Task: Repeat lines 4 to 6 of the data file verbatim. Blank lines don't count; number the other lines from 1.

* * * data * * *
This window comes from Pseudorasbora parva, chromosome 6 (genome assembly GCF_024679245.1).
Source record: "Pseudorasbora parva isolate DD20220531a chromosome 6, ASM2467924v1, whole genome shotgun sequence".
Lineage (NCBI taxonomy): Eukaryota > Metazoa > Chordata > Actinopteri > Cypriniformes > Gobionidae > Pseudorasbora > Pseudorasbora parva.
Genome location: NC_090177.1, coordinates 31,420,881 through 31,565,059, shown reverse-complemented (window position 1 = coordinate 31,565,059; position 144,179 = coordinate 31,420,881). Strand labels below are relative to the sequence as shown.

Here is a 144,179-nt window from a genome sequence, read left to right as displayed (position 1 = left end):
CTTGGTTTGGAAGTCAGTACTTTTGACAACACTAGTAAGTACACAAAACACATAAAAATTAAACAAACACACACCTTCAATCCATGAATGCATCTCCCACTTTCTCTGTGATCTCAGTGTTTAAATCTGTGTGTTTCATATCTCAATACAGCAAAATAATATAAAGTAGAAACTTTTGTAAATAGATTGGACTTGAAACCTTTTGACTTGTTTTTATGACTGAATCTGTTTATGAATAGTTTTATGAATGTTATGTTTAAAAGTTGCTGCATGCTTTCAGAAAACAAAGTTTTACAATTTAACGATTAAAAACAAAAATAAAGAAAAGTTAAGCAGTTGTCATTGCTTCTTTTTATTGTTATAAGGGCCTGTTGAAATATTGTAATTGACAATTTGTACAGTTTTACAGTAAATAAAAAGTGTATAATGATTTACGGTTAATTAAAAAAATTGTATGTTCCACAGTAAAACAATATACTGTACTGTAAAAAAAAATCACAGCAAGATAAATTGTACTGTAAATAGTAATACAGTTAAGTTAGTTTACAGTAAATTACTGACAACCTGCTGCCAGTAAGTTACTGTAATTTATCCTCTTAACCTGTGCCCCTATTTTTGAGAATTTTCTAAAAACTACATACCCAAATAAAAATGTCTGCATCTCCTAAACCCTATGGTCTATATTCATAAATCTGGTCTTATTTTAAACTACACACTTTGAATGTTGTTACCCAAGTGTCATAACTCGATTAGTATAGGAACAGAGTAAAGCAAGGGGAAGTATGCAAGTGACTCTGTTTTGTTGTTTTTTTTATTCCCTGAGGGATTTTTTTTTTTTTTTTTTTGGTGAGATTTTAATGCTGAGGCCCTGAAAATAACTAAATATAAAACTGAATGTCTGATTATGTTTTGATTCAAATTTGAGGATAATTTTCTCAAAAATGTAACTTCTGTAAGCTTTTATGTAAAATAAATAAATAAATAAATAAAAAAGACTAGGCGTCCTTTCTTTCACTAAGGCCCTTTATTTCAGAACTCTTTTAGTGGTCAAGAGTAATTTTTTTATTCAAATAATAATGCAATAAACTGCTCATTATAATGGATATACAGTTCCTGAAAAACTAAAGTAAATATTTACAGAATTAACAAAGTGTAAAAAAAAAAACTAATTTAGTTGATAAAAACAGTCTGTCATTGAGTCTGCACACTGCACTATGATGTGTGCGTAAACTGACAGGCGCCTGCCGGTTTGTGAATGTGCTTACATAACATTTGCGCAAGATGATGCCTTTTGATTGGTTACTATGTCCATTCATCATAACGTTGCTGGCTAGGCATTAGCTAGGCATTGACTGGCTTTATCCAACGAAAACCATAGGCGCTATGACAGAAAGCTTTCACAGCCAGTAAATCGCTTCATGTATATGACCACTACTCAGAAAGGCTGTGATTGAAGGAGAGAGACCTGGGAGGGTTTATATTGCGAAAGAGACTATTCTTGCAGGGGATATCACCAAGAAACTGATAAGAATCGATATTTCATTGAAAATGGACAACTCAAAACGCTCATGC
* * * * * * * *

Genome location: NC_090177.1, coordinates 31,420,881 through 31,565,059, shown reverse-complemented (window position 1 = coordinate 31,565,059; position 144,179 = coordinate 31,420,881). Strand labels below are relative to the sequence as shown.

Here is a 144,179-nt window from a genome sequence, read left to right as displayed (position 1 = left end):
CTTGGTTTGGAAGTCAGTACTTTTGACAACACTAGTAAGTACACAAAACACATAAAAATTAAACAAACACACACCTTCAATCCATGAATGCATCTCCCACTTTCTCTGTGATCTCAGTGTTTAAATCTGTGTGTTTCATATCTCAATACAGCAAAATAATATAAAGTAGAAACTTTTGTAAATAGATTGGACTTGAAACCTTTTGACTTGTTTTTATGACTGAATCTGTTTATGAATAGTTTTATGAATGTTATGTTTAAAAGTTGCTGCATGCTTTCAGAAAACAAAGTTTTACAATTTAACGATTAAAAACAAAAATAAAGAAAAGTTAAGCAGTTGTCATTGCTTCTTTTTATTGTTATAAGGGCCTGTTGAAATATTGTAATTGACAATTTGTACAGTTTTACAGTAAATAAAAAGTGTATAATGATTTACGGTTAATTAAAAAAATTGTATGTTCCACAGTAAAACAATATACTGTACTGTAAAAAAAAATCACAGCAAGATAAATTGTACTGTAAATAGTAATACAGTTAAGTTAGTTTACAGTAAATTACTGACAACCTGCTGCCAGTAAGTTACTGTAATTTATCCTCTTAACCTGTGCCCCTATTTTTGAGAATTTTCTAAAAACTACATACCCAAATAAAAATGTCTGCATCTCCTAAACCCTATGGTCTATATTCATAAATCTGGTCTTATTTTAAACTACACACTTTGAATGTTGTTACCCAAGTGTCATAACTCGATTAGTATAGGAACAGAGTAAAGCAAGGGGAAGTATGCAAGTGACTCTGTTTTGTTGTTTTTTTTATTCCCTGAGGGATTTTTTTTTTTTTTTTTTTGGTGAGATTTTAATGCTGAGGCCCTGAAAATAACTAAATATAAAACTGAATGTCTGATTATGTTTTGATTCAAATTTGAGGATAATTTTCTCAAAAATGTAACTTCTGTAAGCTTTTATGTAAAATAAATAAATAAATAAATAAAAAAGACTAGGCGTCCTTTCTTTCACTAAGGCCCTTTATTTCAGAACTCTTTTAGTGGTCAAGAGTAATTTTTTTATTCAAATAATAATGCAATAAACTGCTCATTATAATGGATATACAGTTCCTGAAAAACTAAAGTAAATATTTACAGAATTAACAAAGTGTAAAAAAAAAAACTAATTTAGTTGATAAAAACAGTCTGTCATTGAGTCTGCACACTGCACTATGATGTGTGCGTAAACTGACAGGCGCCTGCCGGTTTGTGAATGTGCTTACATAACATTTGCGCAAGATGATGCCTTTTGATTGGTTACTATGTCCATTCATCATAACGTTGCTGGCTAGGCATTAGCTAGGCATTGACTGGCTTTATCCAACGAAAACCATAGGCGCTATGACAGAAAGCTTTCACAGCCAGTAAATCGCTTCATGTATATGACCACTACTCAGAAAGGCTGTGATTGAAGGAGAGAGACCTGGGAGGGTTTATATTGCGAAAGAGACTATTCTTGCAGGGGATATCACCAAGAAACTGATAAGAATCGATATTTCATTGAAAATGGACAACTCAAAACGCTCATGC